Floridian Bobby Lane’s stellar B.A.S.S. career spans 149 events fished since 2005 that include 12 Bassmaster Classics, two wins and an impressive 110 times in the money with over $1 million in earnings.
Lane is competing in the 2023 St. Croix Bassmaster Opens EQ series, and we caught up with him to gain insight into his personality, and the history that made him the successful pro he is today. As you will read, he stands up to his nickname, “Big Fish.”
What’s your personal best big bass?
“In 2007, the (Bassmaster) Elites went to Clear Lake (California) and I caught an 11-pound, 11-ounce largemouth. Since then, I’ve caught several giants in Bassmaster Elites and one was in an Open. Those big fish weighed 11-11, 11-12, 11-15. I have never broken the 12-pound mark in a tournament. That is a goal in my life, to break that 12-pound mark.”
When did you catch your first “big” fish?
“That was with my dad (Robert Lane, Sr.) on the south end of Lake Kissimmee in my home state of Florida. The fish weighed 11 pounds, 8 ounces, and it hit a topwater plug. That was the most memorable fish of my life. I was around 15 years old.”
What has been your most memorable moment of tournament competition?
“In 2009, on the final day of the Bassmaster Elite on the Tennessee River, I caught a 5-pounder out of the school I had been leading on for three days. The fish had one hook of a Berkley crankbait in the top of the head, but I got it in and that sealed the deal for my first Bassmaster Elite Series win. That put my name down in the history books — the Florida boy can catch ‘em deep.”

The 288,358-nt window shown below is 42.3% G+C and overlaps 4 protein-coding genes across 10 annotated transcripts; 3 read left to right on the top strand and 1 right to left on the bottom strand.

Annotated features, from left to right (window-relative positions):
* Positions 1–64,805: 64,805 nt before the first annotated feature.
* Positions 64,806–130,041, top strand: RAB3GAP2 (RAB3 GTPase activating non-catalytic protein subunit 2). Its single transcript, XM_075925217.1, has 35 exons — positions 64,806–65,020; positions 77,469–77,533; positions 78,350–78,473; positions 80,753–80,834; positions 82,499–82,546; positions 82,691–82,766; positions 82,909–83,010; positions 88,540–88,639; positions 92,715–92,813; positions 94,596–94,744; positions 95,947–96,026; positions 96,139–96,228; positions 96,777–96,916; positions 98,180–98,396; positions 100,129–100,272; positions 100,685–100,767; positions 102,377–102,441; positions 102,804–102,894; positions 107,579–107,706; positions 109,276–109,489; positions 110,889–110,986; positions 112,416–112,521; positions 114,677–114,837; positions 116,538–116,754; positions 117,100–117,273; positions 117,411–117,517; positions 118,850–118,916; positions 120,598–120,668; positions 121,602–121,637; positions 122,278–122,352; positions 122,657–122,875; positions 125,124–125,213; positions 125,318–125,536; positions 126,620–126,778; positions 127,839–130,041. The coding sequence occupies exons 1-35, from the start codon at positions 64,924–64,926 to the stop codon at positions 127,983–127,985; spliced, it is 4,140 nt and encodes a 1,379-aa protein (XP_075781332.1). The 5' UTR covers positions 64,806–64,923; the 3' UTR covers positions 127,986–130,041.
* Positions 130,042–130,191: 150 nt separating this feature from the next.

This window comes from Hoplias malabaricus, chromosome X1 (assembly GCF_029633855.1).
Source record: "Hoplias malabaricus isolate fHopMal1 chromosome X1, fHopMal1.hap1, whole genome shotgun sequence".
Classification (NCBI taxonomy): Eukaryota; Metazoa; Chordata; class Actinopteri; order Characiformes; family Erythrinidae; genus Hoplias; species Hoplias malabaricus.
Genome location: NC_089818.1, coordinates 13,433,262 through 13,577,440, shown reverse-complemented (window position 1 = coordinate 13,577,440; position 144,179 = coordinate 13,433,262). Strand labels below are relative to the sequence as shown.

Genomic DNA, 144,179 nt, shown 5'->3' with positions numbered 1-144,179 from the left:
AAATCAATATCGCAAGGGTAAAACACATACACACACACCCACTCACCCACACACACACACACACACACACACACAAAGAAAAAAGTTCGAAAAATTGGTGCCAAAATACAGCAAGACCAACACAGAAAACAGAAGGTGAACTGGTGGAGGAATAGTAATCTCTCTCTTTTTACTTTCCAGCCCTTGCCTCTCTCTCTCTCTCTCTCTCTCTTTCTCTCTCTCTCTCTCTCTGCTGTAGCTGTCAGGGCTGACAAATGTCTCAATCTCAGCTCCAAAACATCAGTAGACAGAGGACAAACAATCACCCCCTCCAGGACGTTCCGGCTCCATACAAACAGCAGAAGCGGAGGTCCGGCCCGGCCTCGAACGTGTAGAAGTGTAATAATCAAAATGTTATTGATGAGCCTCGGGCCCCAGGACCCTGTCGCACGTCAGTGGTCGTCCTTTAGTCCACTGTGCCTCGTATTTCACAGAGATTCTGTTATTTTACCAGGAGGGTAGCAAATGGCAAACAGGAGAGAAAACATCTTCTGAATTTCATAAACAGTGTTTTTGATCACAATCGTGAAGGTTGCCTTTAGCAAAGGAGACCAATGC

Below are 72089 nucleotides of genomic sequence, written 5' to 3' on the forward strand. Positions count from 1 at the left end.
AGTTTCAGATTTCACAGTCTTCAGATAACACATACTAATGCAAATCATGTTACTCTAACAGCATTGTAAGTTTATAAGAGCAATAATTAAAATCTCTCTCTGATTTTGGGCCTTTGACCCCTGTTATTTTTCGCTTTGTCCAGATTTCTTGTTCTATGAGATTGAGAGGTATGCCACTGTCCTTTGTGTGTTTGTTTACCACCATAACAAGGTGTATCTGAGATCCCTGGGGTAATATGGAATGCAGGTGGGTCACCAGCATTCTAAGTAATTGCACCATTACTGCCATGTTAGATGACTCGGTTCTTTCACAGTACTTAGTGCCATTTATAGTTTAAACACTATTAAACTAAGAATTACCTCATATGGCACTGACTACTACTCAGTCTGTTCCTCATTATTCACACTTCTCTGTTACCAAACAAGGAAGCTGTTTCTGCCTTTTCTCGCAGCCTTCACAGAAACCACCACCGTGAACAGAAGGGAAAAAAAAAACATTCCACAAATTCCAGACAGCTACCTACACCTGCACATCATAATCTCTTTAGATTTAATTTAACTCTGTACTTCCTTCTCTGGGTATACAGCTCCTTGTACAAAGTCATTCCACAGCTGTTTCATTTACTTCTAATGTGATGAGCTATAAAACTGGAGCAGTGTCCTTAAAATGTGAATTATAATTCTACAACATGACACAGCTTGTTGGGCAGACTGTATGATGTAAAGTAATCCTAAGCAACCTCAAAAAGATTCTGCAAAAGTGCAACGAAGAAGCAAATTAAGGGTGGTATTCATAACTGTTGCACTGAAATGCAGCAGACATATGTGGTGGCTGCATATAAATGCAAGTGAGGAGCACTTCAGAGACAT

What is your favorite lake?
“Lake Kissimmee (the southernmost of the Kissimmee Chain of Lakes) is about 45 minutes from my house in Lakeland. Blood’s thicker than water, family means everything for me and I grew up with my grandfathers fishing this lake. Every time I’m out here, it brings back all those memories.”
What is your least favorite bass fishing technique and why?
“My least favorite technique is throwing swimbaits for suspended fish. And it’s not just the big ones. It’s the little ones too. It’s not like we do in Florida, where you reel ‘em across the top of the grass and the bass blow them up. Suspended fish, swimbaits and me do not get along, but I’m learning a lot about my electronics and I hope to become better at it.”
If you could fish one place in the world, where would that be?
“I’ve fished just about everywhere, so I don’t really have a bucket list; but as long as my dad or my son are with me, no matter where I’m fishing, that’s the best. But if I had to pick one, I’d say Lake Champlain or the St. Lawrence River. I’d love to tackle them one more time with my son, because we’ve made great memories the times we went.”
Who in the bass world has influenced your career the most?
Tom Mann was a mentor of mine. Bill Dance used to come to Tom’s Fish World kid’s event at Lake Eufaula in Alabama. It was an event like the one I run now at Camp Mack (on Lake Kissimmee). I think he’s the reason my brother Chris and I both have our kid’s camps today. Tom was just an amazing gentleman who loved to give back. Also, my grandfather Bill McLain and my dad were the biggest influences in me growing up fishing.”